Sony is expected to launch a new format tape drive at the CeBit technology show in March with a capacity outstripping rival technologies.
Currently shipping to original equipment manufacturers for evaluation, the new format drives and media are called super advanced intelligent tape (S-AIT) and provide an uncompressed capacity of 500GB (1.3TB compressed), on a single half-inch tape.
This trumps the current leader, Quantum's super digital linear tape (SDLT), which is 320GB compressed (although the firm plans to increase this to 600GB this summer) and the IBM/HP/Seagate-sponsored linear tape open (LTO) at 200GB.
But it is unclear how much market share S-AIT will take, especially as Sony is still negotiating with potential partners.
Gavin Metier, research analyst at IDC, said: "To build market share [versus LTO and SDLT] Sony must develop competitive routes to market.
"The real challenge is to get its technology in front of enterprises considering upgrading from older products."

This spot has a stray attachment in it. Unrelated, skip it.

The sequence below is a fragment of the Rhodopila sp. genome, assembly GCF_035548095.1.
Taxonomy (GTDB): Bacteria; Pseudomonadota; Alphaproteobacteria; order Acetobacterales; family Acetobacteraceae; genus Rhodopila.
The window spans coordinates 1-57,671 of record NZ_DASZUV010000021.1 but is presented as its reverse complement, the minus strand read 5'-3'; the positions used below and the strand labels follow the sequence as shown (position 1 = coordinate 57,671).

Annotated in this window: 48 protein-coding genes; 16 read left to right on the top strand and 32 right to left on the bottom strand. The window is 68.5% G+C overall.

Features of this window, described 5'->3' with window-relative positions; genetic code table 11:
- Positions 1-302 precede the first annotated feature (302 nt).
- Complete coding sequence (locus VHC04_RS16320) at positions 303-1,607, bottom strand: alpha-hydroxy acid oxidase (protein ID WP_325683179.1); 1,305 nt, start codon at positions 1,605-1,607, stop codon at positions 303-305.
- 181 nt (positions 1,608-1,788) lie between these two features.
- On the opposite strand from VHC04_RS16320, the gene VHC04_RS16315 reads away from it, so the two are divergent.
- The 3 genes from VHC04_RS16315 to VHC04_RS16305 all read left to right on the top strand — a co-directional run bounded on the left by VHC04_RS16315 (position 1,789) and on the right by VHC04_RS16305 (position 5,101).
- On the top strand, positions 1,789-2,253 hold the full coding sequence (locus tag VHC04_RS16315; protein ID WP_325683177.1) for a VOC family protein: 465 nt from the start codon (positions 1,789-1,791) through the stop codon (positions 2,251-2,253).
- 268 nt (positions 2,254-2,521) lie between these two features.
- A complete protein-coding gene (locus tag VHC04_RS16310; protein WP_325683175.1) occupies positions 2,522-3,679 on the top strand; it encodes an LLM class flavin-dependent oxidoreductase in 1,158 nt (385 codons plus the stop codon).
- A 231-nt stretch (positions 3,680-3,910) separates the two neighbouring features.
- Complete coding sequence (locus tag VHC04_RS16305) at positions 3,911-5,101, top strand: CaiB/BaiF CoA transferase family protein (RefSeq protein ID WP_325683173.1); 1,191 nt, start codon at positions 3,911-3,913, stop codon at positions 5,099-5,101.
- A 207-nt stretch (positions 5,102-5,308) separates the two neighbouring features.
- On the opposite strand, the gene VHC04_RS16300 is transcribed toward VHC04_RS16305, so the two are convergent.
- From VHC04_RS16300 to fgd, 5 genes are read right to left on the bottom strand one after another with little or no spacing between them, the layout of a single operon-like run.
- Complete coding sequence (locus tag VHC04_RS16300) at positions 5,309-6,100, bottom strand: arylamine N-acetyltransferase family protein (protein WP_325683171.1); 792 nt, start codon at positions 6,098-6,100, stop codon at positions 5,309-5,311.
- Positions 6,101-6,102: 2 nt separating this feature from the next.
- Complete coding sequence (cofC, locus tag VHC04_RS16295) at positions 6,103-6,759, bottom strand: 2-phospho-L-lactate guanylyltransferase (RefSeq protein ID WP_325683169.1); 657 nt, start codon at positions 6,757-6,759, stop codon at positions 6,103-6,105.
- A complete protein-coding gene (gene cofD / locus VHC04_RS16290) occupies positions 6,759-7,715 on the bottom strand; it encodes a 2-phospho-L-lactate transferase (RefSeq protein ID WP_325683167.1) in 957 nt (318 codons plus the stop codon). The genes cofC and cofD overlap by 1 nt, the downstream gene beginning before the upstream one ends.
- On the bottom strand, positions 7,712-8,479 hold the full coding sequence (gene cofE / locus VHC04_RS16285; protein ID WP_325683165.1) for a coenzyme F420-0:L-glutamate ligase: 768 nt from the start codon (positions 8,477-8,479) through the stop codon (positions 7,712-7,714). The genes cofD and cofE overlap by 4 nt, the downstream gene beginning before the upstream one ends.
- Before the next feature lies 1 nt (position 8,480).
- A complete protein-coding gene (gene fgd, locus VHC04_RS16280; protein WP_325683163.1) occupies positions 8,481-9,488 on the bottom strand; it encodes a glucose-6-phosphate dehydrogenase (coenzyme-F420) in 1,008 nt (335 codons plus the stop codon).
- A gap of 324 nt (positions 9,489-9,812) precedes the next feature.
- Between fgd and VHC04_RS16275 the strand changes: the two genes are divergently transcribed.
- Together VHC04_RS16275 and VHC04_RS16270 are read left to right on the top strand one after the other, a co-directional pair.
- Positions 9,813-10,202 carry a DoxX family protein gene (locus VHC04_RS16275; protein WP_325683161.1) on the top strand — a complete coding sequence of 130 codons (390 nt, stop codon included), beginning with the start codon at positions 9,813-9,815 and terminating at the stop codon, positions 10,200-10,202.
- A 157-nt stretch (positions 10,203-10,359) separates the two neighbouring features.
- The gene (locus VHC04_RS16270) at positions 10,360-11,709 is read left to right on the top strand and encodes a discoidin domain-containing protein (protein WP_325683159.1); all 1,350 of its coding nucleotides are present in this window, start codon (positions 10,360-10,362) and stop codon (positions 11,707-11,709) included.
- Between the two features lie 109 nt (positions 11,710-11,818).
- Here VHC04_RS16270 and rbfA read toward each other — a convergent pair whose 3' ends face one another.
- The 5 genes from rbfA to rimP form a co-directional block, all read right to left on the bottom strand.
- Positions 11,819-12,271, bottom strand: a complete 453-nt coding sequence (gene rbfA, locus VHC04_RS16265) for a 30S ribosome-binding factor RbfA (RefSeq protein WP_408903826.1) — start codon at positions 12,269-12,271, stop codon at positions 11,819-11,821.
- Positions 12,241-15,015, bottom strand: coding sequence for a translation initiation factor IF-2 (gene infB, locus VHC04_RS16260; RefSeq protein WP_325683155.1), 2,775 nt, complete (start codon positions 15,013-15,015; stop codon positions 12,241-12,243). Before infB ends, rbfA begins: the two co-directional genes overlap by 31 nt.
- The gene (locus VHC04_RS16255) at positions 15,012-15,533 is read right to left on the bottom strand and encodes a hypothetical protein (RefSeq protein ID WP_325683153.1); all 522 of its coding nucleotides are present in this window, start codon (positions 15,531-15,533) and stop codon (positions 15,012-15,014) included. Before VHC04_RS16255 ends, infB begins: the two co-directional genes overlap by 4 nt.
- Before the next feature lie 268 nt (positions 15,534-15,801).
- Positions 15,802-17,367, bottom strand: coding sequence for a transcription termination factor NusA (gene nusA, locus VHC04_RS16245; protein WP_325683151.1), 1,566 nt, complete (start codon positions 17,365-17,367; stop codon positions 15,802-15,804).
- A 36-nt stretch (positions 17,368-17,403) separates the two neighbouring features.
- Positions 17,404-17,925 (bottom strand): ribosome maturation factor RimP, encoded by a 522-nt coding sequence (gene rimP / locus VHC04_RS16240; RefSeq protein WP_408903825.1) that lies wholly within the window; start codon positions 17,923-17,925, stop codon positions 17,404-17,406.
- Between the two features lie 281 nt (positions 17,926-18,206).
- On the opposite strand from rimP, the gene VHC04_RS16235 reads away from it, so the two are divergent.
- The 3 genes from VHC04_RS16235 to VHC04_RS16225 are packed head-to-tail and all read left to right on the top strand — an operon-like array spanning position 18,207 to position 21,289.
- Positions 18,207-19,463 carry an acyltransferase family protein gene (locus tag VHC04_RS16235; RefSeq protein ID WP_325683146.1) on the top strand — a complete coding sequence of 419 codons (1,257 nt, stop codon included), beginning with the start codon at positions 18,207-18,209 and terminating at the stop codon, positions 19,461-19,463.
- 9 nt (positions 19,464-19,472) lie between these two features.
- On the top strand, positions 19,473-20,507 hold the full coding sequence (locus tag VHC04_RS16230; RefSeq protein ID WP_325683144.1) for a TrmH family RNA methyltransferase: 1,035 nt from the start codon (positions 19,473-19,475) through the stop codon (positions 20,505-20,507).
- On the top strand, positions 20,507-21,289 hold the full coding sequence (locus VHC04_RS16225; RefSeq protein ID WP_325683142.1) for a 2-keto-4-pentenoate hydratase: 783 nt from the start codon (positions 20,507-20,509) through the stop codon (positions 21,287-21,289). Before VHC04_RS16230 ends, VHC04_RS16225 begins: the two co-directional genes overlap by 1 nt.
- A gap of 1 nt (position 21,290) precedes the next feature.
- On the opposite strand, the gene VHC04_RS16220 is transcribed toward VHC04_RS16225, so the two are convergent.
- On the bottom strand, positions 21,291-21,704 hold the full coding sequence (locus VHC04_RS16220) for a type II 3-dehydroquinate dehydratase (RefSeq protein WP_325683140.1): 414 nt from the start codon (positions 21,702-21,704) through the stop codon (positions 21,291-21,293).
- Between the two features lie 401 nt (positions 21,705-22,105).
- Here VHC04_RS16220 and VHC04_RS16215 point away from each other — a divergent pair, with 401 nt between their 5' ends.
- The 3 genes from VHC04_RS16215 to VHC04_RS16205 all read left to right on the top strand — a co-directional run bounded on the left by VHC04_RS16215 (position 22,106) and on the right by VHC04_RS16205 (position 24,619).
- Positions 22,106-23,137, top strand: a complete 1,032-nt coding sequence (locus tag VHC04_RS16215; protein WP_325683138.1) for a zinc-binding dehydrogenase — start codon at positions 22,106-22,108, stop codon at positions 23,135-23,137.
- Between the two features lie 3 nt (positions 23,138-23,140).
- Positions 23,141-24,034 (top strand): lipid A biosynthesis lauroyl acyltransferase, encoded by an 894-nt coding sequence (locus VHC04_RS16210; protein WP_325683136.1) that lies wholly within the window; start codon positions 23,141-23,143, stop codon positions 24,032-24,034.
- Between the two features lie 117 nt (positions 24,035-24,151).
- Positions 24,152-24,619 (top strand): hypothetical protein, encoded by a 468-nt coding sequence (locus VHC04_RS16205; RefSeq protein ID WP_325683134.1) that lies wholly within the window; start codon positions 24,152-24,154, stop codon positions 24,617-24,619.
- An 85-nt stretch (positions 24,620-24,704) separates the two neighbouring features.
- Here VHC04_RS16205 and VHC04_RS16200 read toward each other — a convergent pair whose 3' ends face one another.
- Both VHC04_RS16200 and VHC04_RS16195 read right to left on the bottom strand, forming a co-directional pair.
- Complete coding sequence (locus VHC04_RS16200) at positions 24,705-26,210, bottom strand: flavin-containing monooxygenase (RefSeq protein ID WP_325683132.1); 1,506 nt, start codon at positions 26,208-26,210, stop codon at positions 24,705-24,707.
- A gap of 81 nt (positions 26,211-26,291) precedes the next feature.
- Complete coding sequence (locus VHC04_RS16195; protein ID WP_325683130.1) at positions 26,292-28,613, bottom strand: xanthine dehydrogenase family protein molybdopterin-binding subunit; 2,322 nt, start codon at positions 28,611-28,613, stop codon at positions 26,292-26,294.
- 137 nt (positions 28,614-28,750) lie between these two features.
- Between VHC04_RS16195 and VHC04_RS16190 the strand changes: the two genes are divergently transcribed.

In using half-inch media Sony has switched away from the 8mm format used by AIT.
Mark Lufkin, Sony Business Europe's general manager of sales and marketing, said the change had been made because S-AIT was aimed at the high capacity backup automation market.
AIT development would continue in parallel for PC server backup, he said.
Sony has also outlined its roadmap for the new format, with capacity set to double every two years.
Lufkin promised that S-AIT would remain a generation ahead of SDLT and LTO in capacity, but added that the new format was compatible.
"It uses the same 5.25in drive form factor as SDLT and LTO, so tape libraries could use mixed media," he said.
Delivery of S-AIT drives will begin next month, with general availability in March and April, priced at approximately £6,200.
The drives will achieve a sustained transfer rate of 30MBps or 78MBps in compressed mode, equivalent to LTO and marginally less than SDLT.
S-AIT uses helical scan recording which achieves greater inherent density than competitor technologies using linear recording.
But transfer rates are slowed because the tape moves at only 2cm per second compared with 2-3m per second for linear.
Lufkin said this meant reduced tape pulling which, along with other factors, led to S-AIT achieving greater reliability. He said Sony aimed for 500,000 hours mean time between failures.
The news comes hard on the heels of Quantum's SDLT roadmap showing 1.2TB and 2.4TB capacities in 2004 and 2006.
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